The widely-used capillary tubes [60, 65] with typical wall thicknesses of about m, although very convenient, provide poor images (which may in part be due to their method of manufacture). We thus prefer to make use of cover glasses, which are by design of high optical quality. Constructing a chamber from these is generally straightforward; figure 6 shows three arrangements. The first (Fig. 6A) is an arrangement of cover glasses and a microscope slide which is held together by use of UV-curing adhesive (e.g. Norland Optical Adhesive, NOA 61). The number of cover glasses can be varied to form different sized cavities. The cavities must be filled by capillary action, so are not suitable for dense and/or viscous samples. A second cell (Fig. 6B) comprises a cover slip attached to a machined block of material (such as PMMA). The outer dimensions of the cell are typically chosen for convenience to match cover glass sizes, whilst the inner are freely chosen. The cell is filled through a small hole and air correspondingly evacuated through a second hole ( mm diameter is convenient). Once the cell is filled, the holes are sealed using UV-curing glue. If desired, the cell can be made suitable for observation from either side by attaching a cover glass to one side and a microscope slide to the other. The second is by far the most versatile, and remains sealed for a very long time. As with the first cell, it is difficult to fill with the most dense and/or viscous samples. In particular, care must be taken of the so-called ‘self-filtration’ effect . The third cell (Fig. 6C) consists of a glass vial with its base replaced by a cover glass (UV-curing adhesive is again suitable). This cell is easily filled even with the most dense samples and its contents can be reused or adjusted, but in our experience cells of this type are frequently not airtight for long times.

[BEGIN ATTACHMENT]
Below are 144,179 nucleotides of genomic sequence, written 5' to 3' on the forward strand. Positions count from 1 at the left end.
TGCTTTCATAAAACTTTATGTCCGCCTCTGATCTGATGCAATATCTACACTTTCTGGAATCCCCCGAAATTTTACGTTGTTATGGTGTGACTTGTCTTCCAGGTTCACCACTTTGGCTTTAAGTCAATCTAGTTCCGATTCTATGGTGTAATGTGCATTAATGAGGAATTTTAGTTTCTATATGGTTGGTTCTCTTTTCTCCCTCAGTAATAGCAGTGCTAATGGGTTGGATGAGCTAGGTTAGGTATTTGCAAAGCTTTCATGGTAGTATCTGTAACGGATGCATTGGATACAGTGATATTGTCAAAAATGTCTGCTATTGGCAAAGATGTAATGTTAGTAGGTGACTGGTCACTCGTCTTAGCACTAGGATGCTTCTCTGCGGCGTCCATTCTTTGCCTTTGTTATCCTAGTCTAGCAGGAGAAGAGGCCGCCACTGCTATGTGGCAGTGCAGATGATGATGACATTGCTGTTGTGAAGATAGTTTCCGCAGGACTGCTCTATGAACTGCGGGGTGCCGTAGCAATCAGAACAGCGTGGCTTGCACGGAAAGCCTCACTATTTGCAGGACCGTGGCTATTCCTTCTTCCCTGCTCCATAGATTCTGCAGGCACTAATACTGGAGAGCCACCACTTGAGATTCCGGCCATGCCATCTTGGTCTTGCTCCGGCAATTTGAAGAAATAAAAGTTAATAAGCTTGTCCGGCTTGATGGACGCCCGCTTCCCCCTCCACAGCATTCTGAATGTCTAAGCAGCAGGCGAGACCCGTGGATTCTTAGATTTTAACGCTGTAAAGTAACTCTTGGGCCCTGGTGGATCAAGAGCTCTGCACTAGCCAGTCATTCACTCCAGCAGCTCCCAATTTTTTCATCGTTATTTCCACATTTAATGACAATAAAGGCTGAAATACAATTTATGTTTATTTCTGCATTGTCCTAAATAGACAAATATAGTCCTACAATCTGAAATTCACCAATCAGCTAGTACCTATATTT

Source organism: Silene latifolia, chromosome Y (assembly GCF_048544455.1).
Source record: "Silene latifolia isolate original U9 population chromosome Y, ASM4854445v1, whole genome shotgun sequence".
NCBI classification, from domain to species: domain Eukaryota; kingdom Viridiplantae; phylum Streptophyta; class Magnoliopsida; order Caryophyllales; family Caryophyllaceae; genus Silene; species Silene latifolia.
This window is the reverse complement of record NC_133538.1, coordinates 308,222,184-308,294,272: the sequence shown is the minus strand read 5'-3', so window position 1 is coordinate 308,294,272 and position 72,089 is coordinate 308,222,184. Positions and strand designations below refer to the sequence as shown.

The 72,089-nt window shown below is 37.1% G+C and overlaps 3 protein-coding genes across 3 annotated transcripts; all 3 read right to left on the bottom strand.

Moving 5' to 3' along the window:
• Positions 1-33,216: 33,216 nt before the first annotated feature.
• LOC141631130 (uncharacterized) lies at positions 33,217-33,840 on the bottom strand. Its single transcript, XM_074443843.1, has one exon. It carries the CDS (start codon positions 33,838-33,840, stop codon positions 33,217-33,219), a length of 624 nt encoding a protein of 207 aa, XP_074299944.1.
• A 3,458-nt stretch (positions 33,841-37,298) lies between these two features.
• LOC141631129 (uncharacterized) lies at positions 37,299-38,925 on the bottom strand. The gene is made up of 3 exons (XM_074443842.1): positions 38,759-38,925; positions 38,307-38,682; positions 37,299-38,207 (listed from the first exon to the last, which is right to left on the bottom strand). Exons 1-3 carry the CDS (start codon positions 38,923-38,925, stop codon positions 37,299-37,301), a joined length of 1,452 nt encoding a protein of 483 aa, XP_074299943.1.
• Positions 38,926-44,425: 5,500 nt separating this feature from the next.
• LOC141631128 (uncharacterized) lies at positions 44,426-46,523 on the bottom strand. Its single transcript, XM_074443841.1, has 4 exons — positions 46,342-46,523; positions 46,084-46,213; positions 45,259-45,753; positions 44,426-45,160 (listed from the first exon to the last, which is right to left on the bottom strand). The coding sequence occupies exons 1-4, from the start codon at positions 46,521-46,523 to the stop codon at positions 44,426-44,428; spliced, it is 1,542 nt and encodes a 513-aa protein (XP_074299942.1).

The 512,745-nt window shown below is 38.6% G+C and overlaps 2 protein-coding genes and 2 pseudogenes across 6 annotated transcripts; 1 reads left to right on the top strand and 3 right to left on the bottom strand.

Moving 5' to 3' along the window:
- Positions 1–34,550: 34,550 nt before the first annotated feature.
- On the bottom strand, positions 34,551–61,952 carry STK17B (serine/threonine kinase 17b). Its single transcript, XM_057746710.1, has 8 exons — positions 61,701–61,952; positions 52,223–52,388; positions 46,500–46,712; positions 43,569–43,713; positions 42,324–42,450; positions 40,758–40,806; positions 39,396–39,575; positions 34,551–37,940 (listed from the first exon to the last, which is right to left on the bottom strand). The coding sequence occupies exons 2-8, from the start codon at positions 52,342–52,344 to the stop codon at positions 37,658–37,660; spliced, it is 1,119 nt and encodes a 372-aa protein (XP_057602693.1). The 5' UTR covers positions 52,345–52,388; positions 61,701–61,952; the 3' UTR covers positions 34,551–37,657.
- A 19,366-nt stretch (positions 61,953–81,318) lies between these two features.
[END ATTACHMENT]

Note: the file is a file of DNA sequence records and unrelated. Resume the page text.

As well optically suitable and impervious to the sample, the surfaces of the cell should be chosen with consideration in view of wall effects. This depends on the specific project, for example, smoothness can cause wall-induced ordering. This can be avoided by treating the surface. The simplest method is to deposit a drop of a dilute particle suspension on the (tilted) glass surface and then bake this once dry (for PMMA, 50 min at 85℃ is suitable). Particularly if polydisperse particles are used, this provides a good non-slip coating  which discourages epitaxial crystal growth. Alternatively, one can spin-coat the glass surfaces with a layer of PMMA, which is subsequently covered with a stabiliser such as poly(12-hydroxystearic acid) (PHS), which is also used to sterically stabilise particles. The PMMA layer can be omitted by using a PHS-Si stabiliser, which adsorbs directly onto the glass .